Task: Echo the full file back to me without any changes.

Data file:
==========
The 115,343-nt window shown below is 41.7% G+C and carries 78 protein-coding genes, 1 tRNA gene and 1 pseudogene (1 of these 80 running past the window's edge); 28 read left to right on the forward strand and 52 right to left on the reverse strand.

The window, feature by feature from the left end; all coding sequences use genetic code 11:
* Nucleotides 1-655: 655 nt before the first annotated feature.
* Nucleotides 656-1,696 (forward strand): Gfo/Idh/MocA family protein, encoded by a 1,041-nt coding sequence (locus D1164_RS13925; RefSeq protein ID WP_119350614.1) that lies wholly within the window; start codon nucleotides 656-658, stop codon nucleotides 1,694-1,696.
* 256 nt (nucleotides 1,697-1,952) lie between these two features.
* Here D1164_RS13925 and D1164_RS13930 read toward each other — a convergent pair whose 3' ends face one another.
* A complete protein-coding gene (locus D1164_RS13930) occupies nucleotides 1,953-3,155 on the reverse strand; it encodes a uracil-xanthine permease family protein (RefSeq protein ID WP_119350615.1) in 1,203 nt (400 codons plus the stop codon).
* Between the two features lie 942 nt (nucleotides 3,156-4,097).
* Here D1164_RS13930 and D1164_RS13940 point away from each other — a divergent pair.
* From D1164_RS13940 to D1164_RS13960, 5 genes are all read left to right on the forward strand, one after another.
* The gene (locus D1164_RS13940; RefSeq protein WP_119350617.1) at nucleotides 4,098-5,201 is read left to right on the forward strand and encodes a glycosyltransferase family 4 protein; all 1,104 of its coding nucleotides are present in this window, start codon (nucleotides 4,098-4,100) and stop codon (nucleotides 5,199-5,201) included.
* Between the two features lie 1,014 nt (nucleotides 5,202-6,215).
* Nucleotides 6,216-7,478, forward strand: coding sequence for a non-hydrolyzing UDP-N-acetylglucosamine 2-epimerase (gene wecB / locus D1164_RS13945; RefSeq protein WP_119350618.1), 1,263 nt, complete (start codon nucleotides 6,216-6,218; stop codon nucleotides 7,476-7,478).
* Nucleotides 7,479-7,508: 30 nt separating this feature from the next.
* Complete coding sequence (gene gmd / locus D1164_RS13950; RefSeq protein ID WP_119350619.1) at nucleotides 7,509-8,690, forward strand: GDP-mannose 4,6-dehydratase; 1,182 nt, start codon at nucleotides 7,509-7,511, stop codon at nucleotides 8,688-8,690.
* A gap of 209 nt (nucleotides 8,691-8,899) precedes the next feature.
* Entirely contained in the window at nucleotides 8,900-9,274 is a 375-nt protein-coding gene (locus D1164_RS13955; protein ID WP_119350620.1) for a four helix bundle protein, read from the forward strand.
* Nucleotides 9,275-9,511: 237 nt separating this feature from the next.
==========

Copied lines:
The 115,343-nt window shown below is 41.7% G+C and carries 78 protein-coding genes, 1 tRNA gene and 1 pseudogene (1 of these 80 running past the window's edge); 28 read left to right on the forward strand and 52 right to left on the reverse strand.

The window, feature by feature from the left end; all coding sequences use genetic code 11:
* Nucleotides 1-655: 655 nt before the first annotated feature.
* Nucleotides 656-1,696 (forward strand): Gfo/Idh/MocA family protein, encoded by a 1,041-nt coding sequence (locus D1164_RS13925; RefSeq protein ID WP_119350614.1) that lies wholly within the window; start codon nucleotides 656-658, stop codon nucleotides 1,694-1,696.
* 256 nt (nucleotides 1,697-1,952) lie between these two features.
* Here D1164_RS13925 and D1164_RS13930 read toward each other — a convergent pair whose 3' ends face one another.
* A complete protein-coding gene (locus D1164_RS13930) occupies nucleotides 1,953-3,155 on the reverse strand; it encodes a uracil-xanthine permease family protein (RefSeq protein ID WP_119350615.1) in 1,203 nt (400 codons plus the stop codon).
* Between the two features lie 942 nt (nucleotides 3,156-4,097).
* Here D1164_RS13930 and D1164_RS13940 point away from each other — a divergent pair.
* From D1164_RS13940 to D1164_RS13960, 5 genes are all read left to right on the forward strand, one after another.
* The gene (locus D1164_RS13940; RefSeq protein WP_119350617.1) at nucleotides 4,098-5,201 is read left to right on the forward strand and encodes a glycosyltransferase family 4 protein; all 1,104 of its coding nucleotides are present in this window, start codon (nucleotides 4,098-4,100) and stop codon (nucleotides 5,199-5,201) included.
* Between the two features lie 1,014 nt (nucleotides 5,202-6,215).
* Nucleotides 6,216-7,478, forward strand: coding sequence for a non-hydrolyzing UDP-N-acetylglucosamine 2-epimerase (gene wecB / locus D1164_RS13945; RefSeq protein WP_119350618.1), 1,263 nt, complete (start codon nucleotides 6,216-6,218; stop codon nucleotides 7,476-7,478).
* Nucleotides 7,479-7,508: 30 nt separating this feature from the next.
* Complete coding sequence (gene gmd / locus D1164_RS13950; RefSeq protein ID WP_119350619.1) at nucleotides 7,509-8,690, forward strand: GDP-mannose 4,6-dehydratase; 1,182 nt, start codon at nucleotides 7,509-7,511, stop codon at nucleotides 8,688-8,690.
* A gap of 209 nt (nucleotides 8,691-8,899) precedes the next feature.
* Entirely contained in the window at nucleotides 8,900-9,274 is a 375-nt protein-coding gene (locus D1164_RS13955; protein ID WP_119350620.1) for a four helix bundle protein, read from the forward strand.
* Nucleotides 9,275-9,511: 237 nt separating this feature from the next.